the everglades is the habitat of a number of types of biting insects. mosquitoes are the most annoying insect in the everglades. also you will encounter deer flies which produce a painful bite and "no see ums" a tiny gnat found near the coast. besure to bring bug repellant on a trip to the everglades. also when parked at trails and campsites never leave your car windows open or you may find your car full of mosquitoes when you return.
the everglades is the habitat of the eastern coral snake, the florida cotton mouth, and the eastern diamond back rattler. the everglades is also home to scores of non venomous snakes. to be on the safe side you should not handle or step on any snake you encounter in the everglades.
Air boats that are not operated by responsible operators can cause a lot of damage to the ecosystem. In the hands of the pros air boats have little impact.... You will need to make your own assessment.
Alligators like freshwater but tend to avoid salty... enter crocodiles who love salty water!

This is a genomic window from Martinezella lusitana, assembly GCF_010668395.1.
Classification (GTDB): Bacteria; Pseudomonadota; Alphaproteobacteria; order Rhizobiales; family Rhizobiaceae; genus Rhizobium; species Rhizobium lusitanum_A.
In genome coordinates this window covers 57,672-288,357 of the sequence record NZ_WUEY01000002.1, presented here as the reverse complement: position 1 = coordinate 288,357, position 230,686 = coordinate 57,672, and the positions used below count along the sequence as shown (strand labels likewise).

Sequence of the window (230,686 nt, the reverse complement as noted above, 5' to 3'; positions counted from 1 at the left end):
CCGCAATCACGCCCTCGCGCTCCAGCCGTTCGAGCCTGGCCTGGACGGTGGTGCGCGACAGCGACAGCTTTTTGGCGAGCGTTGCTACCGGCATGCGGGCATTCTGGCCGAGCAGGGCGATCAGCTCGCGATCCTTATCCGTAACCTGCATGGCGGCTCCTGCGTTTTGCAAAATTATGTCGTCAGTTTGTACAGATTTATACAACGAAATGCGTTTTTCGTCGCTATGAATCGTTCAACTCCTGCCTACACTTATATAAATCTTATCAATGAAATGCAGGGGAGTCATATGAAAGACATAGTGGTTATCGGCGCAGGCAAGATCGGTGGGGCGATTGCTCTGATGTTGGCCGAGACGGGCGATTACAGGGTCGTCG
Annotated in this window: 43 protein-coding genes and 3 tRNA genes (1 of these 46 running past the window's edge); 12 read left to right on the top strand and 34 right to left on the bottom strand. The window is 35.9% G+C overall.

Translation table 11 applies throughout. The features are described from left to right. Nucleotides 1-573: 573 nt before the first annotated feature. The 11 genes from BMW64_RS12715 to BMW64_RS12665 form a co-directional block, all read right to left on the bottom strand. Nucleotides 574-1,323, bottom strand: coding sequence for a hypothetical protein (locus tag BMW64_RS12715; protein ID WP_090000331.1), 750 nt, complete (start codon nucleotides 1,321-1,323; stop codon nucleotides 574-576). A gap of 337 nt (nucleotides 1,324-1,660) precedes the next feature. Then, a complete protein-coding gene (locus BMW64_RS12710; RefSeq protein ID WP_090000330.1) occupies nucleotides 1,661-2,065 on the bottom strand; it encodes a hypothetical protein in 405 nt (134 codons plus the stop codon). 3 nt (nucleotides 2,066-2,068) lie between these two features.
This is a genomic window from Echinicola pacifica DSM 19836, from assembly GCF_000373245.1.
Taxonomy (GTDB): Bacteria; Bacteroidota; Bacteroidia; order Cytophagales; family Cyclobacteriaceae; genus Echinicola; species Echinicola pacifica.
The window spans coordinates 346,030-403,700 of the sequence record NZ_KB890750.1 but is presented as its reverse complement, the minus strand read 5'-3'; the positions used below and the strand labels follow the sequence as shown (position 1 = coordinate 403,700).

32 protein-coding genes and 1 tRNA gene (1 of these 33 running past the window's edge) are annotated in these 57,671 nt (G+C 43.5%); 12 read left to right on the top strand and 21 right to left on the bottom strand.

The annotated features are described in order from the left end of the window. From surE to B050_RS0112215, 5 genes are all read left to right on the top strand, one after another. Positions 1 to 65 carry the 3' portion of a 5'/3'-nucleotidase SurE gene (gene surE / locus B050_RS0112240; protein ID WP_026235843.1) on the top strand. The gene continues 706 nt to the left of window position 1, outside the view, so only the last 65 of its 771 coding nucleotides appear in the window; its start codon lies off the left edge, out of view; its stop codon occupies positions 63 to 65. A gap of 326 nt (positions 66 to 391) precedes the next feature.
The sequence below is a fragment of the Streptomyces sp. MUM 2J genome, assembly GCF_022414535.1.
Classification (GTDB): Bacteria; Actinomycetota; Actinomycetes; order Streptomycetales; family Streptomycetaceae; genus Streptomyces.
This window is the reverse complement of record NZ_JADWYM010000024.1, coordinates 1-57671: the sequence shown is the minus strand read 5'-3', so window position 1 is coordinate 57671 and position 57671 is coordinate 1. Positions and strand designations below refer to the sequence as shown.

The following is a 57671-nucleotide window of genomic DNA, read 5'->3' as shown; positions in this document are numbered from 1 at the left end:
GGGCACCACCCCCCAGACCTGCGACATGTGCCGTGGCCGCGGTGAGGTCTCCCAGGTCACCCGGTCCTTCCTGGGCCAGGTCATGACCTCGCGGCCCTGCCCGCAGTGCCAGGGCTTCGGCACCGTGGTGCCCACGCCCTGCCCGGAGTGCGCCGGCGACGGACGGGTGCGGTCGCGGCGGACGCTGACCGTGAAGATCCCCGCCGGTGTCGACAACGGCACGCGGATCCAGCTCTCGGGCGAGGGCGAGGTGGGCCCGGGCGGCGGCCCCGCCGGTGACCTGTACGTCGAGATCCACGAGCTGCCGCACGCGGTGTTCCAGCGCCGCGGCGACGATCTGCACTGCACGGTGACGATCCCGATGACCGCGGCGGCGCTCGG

There are many gators but I think I'm pretty safe to say that they will pretty much not bother you... unless you do something that they deem as threatening, particularly if there is a Mummy gator with her babies.... If you hear an alligator hiss.... go away and fast!
There are apparently only a few hundred crocodiles remaining in the USA (they are one of the endangered) and the chances are you wont see any. However they are much more aggressive than the alligators.
Our guide told us a (true) story about a family who were cycling through the Everglades. The little girl lost control of her bike and it splashed into the water onto a baby alligator enjoying its mother's company. The mother of the little girl jumper in to rescue the daughter..... This is real worst case scenario but still a real possibility - jusdt be sensible and safe!